'iCarly' star Jennette McCurdy recalls physical, emotional abuse from mother during childhood

Former child actress recently performed a comedy show titled 'I'm Glad My Mom Died'

Jennette McCurdy is sharing her truth.

The former Nickelodeon star, best known for starring in "iCarly" and the spinoff "Sam & Cat," is opening up about her difficult upbringing and what's led her to "finally" feel "free."

"Life can be dark — and messy. Nobody has a perfect life," McCurdy shared in a new interview with People.

The 29-year-old has been open before about her past battle with anorexia, something she claims she was introduced to by her mother Debbie, who passed away in 2013 after a battle with cancer. She's now revealing other dark memories from her childhood, such as witnessing her mother become violent.

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"My earliest memories of childhood were of heaviness, and chaos. My mom's emotions were so erratic that it was like walking a tightrope every day. The mood fluctuations were daily," the "Empty Inside" podcast host revealed.

McCurdy has since left her career in Hollywood and has been taking up her own personal projects. She recently finished a one-woman comedy tour titled "I'm Glad My Mom Died." According to her website, she's currently penning a memoir of the same name.

She knows it's possible to turn your life around – but it's not exactly easy.

"It's a risk to change your life, but I made it my mission," she said.

Being in the spotlight wasn't the plan McCurdy had for herself. Instead, she claims she got into show business at a young age due to her mother's persistence.

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"My mom had always dreamt of being a famous actor and she became obsessed with making me a star," McCurdy claimed, adding, "I felt like my job was to keep the peace and I wanted to make my mom happy."

McCurdy claims her mother bleached her hair and whitened her teeth before she was even a pre-teen. Then came the calorie counting, which led to her eating disorder. And by the age of 17, she claims her mother would perform physical examinations of her. According to the outlet, this meant "Debbie insisted on performing vaginal and breast exams." McCurdy was also allegedly not allowed to shower alone, she claimed.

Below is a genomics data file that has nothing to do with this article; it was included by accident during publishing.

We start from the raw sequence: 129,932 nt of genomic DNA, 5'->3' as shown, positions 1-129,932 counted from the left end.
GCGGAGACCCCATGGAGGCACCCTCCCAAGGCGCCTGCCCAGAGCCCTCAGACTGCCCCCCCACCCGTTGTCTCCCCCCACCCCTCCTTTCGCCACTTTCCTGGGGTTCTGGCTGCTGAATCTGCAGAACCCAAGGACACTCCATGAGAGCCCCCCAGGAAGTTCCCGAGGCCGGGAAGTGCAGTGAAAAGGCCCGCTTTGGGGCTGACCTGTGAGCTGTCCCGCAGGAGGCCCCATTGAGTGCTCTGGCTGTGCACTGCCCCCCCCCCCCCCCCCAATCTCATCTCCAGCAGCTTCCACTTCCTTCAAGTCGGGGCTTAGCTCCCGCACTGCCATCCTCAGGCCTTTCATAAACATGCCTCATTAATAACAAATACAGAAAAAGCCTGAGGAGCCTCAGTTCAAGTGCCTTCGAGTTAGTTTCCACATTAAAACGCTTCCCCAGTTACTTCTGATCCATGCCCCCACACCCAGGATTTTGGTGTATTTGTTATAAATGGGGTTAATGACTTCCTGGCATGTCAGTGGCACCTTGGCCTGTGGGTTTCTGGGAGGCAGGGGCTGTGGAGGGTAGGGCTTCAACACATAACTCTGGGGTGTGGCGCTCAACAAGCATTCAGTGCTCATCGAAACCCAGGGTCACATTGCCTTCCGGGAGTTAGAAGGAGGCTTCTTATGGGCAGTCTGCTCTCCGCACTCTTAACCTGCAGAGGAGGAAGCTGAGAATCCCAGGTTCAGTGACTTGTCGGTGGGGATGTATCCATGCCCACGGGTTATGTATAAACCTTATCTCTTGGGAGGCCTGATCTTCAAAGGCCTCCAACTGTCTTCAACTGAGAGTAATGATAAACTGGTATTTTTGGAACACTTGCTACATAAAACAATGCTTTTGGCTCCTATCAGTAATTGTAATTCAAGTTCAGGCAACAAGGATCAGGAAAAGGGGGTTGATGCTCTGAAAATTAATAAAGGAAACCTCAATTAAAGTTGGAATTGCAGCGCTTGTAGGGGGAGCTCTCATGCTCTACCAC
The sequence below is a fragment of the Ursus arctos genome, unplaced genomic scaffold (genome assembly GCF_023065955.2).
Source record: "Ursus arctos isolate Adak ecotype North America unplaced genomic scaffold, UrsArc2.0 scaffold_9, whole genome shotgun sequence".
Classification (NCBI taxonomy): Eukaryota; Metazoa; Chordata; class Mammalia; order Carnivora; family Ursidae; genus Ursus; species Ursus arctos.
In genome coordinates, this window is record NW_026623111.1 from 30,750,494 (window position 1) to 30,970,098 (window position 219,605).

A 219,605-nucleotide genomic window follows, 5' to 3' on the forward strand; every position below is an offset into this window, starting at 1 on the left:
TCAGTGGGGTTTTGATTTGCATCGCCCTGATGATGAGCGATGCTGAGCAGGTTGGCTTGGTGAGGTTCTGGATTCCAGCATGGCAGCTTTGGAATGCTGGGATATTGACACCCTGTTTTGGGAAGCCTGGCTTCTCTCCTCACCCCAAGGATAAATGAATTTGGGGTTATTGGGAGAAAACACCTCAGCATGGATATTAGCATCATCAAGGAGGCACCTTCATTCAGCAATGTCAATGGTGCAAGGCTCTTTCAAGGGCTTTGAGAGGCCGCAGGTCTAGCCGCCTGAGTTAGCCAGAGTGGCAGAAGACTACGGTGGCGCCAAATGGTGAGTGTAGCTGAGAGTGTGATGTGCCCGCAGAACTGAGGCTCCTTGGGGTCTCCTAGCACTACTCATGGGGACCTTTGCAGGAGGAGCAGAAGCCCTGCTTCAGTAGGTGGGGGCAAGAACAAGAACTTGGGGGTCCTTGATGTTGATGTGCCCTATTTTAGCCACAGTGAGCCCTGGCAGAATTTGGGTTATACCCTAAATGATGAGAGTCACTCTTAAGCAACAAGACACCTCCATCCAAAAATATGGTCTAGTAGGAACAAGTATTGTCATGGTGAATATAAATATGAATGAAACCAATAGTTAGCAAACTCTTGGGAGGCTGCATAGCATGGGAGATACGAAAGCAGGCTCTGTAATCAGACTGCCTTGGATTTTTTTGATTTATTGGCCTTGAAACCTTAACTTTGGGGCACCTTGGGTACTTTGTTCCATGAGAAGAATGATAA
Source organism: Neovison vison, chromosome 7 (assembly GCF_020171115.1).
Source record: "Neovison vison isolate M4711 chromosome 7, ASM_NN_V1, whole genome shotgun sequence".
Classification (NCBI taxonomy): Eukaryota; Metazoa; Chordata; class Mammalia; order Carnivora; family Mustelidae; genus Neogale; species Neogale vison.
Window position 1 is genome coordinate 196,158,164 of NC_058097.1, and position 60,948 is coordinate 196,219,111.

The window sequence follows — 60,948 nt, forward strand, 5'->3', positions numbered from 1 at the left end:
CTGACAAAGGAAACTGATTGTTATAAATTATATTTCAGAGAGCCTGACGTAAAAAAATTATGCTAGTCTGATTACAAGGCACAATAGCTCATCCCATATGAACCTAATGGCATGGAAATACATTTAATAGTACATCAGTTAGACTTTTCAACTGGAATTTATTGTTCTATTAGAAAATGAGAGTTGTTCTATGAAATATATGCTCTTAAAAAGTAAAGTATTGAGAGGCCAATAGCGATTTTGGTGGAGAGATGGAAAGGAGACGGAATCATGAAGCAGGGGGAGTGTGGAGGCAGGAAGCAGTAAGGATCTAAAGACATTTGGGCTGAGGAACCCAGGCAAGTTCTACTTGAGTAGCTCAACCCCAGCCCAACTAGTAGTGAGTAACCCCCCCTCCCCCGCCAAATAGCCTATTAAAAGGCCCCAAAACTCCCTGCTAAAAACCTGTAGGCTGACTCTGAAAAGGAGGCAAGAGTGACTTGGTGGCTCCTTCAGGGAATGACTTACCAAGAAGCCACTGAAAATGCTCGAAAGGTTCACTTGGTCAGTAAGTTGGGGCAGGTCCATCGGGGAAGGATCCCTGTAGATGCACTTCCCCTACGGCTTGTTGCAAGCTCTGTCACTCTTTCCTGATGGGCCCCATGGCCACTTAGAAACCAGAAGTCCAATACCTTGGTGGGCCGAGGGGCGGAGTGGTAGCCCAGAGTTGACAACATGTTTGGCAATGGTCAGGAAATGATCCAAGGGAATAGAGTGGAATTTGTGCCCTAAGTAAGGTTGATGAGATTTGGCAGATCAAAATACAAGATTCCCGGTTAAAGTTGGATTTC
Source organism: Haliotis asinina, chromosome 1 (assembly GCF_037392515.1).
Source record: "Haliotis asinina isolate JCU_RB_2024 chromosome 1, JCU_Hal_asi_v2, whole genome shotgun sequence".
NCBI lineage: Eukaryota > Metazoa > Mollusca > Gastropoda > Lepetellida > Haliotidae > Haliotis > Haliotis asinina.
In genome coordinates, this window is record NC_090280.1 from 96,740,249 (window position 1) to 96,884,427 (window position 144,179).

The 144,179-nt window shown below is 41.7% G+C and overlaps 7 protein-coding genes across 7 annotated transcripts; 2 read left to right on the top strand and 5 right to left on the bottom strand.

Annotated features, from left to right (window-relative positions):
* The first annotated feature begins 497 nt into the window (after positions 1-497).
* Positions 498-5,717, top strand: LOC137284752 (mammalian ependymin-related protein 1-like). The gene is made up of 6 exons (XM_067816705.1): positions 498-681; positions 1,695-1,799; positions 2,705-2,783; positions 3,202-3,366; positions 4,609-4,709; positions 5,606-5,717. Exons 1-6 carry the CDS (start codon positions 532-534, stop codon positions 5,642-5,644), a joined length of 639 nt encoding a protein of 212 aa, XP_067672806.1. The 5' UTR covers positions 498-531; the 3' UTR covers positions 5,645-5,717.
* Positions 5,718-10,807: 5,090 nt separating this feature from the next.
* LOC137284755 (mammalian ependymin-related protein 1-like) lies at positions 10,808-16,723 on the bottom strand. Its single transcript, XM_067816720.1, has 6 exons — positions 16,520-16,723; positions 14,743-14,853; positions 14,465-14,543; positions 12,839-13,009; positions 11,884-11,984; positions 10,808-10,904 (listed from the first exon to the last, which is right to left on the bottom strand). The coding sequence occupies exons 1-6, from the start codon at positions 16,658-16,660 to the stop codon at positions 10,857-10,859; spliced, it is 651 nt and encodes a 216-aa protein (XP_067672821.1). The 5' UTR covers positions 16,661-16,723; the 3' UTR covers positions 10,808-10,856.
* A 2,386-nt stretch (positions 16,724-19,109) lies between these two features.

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The former entertainer said she believes she'd still be suffering from an eating disorder today if her mother was still alive. She claims it was "only distance" from her mom that allowed her to turn her life around and get "healthy."

"I did not know how to find my identity without my mom," she added. "And I'm not going to lie. It was very hard to get here. But now, I'm at a place in my life that I never would have thought was possible. And I finally feel free."

Jennette McCurdy is working on a memoir titled ‘I’m Glad My Mom Died.'

Jennette McCurdy is working on a memoir titled ‘I’m Glad My Mom Died.' ( Steve Granitz/WireImage)

This isn't the first time McCurdy has opened up about the childhood trauma she endured at the hands of her mother. In July, she appeared on "Mayim Bialik's Breakdown," where she revealed she started eating less based on guidance from her mom.

"'Well, there's a thing called calorie restriction.' Those were her exact words. She did not say the word 'anorexia,'" McCurdy shared.

"I did not hear the word 'anorexia' until... I overheard a doctor talking with my mom a year later when I had lost X amount of weight and was rail-thin, and it sounded like a dinosaur to me," McCurdy continued.

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"I remember that distinctly, like: 'Hmm, somebody's talking about me like I'm a dinosaur.' But it was her talking to my mom about my eating disorder, which my mom denied in order for her to be able to support it."

In a 2019 op-ed for HuffPost, McCurdy noted that she doesn't "hold this against my mom at all." "I don’t think she could help it," she penned before alleging: "Mom had been hospitalized for anorexia on several occasions when she was a teenager and I’m not convinced she ever overcame her disordered eating."

Fox News' Lauryn Overhultz contributed to this report.

If you or someone you know is suffering from domestic violence, please contact the National Domestic Violence Hotline at 1−800−799−7233 or TTY 1−800−787−3224.